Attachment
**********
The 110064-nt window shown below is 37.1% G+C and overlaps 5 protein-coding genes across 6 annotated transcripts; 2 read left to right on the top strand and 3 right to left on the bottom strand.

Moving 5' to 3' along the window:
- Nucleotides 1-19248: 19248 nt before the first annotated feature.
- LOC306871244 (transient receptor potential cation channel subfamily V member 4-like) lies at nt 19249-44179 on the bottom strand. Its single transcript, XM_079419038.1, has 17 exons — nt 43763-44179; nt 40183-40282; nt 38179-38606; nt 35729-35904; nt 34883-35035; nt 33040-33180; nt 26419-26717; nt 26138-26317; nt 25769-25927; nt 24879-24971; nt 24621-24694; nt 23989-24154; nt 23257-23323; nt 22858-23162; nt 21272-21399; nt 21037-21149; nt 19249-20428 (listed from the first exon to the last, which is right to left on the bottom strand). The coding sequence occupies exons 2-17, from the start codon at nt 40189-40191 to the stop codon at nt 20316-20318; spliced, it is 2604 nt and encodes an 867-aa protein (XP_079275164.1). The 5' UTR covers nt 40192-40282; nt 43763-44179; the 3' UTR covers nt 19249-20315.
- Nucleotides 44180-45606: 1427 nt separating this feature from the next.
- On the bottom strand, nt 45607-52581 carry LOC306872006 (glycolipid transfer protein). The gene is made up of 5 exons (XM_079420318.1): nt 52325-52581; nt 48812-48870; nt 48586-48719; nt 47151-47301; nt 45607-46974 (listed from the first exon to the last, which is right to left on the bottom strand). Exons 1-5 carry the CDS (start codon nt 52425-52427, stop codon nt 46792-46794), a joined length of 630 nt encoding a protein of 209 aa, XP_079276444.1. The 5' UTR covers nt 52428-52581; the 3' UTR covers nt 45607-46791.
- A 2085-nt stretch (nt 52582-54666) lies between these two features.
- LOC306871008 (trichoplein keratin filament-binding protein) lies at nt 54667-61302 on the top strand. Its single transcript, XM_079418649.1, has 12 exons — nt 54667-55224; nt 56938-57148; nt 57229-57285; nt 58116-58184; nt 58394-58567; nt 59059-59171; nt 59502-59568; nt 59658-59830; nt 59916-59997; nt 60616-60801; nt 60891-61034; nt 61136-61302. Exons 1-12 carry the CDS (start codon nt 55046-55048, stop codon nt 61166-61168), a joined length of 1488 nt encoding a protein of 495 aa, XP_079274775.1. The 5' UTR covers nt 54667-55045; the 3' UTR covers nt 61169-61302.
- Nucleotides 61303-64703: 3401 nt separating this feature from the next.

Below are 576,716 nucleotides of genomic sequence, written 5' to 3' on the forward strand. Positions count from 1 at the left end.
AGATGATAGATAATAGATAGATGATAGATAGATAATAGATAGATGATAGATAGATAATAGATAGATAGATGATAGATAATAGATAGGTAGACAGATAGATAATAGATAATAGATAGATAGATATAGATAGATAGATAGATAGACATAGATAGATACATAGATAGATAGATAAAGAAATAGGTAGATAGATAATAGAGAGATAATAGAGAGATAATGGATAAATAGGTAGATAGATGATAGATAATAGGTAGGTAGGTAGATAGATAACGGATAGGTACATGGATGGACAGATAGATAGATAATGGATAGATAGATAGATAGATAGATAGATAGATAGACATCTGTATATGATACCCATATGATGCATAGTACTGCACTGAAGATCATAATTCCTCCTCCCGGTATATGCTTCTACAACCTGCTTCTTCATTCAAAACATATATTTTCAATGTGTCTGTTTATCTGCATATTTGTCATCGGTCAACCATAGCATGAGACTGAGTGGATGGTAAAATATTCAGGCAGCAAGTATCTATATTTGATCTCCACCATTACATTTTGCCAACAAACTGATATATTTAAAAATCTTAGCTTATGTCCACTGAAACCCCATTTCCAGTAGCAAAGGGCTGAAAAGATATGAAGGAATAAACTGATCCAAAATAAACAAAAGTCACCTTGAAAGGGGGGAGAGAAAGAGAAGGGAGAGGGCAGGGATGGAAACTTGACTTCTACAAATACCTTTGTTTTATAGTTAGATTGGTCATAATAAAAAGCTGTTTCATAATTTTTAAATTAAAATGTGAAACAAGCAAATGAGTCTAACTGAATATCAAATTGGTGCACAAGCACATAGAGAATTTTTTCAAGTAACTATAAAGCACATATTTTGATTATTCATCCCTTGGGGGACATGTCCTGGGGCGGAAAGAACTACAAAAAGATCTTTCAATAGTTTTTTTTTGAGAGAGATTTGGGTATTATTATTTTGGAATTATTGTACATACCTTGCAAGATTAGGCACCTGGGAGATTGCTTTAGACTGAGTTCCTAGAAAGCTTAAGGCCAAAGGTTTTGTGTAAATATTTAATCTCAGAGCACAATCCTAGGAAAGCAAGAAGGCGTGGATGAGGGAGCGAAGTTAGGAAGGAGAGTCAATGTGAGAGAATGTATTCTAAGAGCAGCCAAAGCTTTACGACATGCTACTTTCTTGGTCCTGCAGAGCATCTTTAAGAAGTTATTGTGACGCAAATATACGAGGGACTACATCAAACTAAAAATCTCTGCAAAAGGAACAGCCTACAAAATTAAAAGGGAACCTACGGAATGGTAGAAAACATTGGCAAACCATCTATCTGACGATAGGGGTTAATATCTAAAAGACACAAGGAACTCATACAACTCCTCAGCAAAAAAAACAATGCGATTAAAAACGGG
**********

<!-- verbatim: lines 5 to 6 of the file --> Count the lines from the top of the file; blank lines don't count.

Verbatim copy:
- Nucleotides 44180-45606: 1427 nt separating this feature from the next.
- On the bottom strand, nt 45607-52581 carry LOC306872006 (glycolipid transfer protein). The gene is made up of 5 exons (XM_079420318.1): nt 52325-52581; nt 48812-48870; nt 48586-48719; nt 47151-47301; nt 45607-46974 (listed from the first exon to the last, which is right to left on the bottom strand). Exons 1-5 carry the CDS (start codon nt 52425-52427, stop codon nt 46792-46794), a joined length of 630 nt encoding a protein of 209 aa, XP_079276444.1. The 5' UTR covers nt 52428-52581; the 3' UTR covers nt 45607-46791.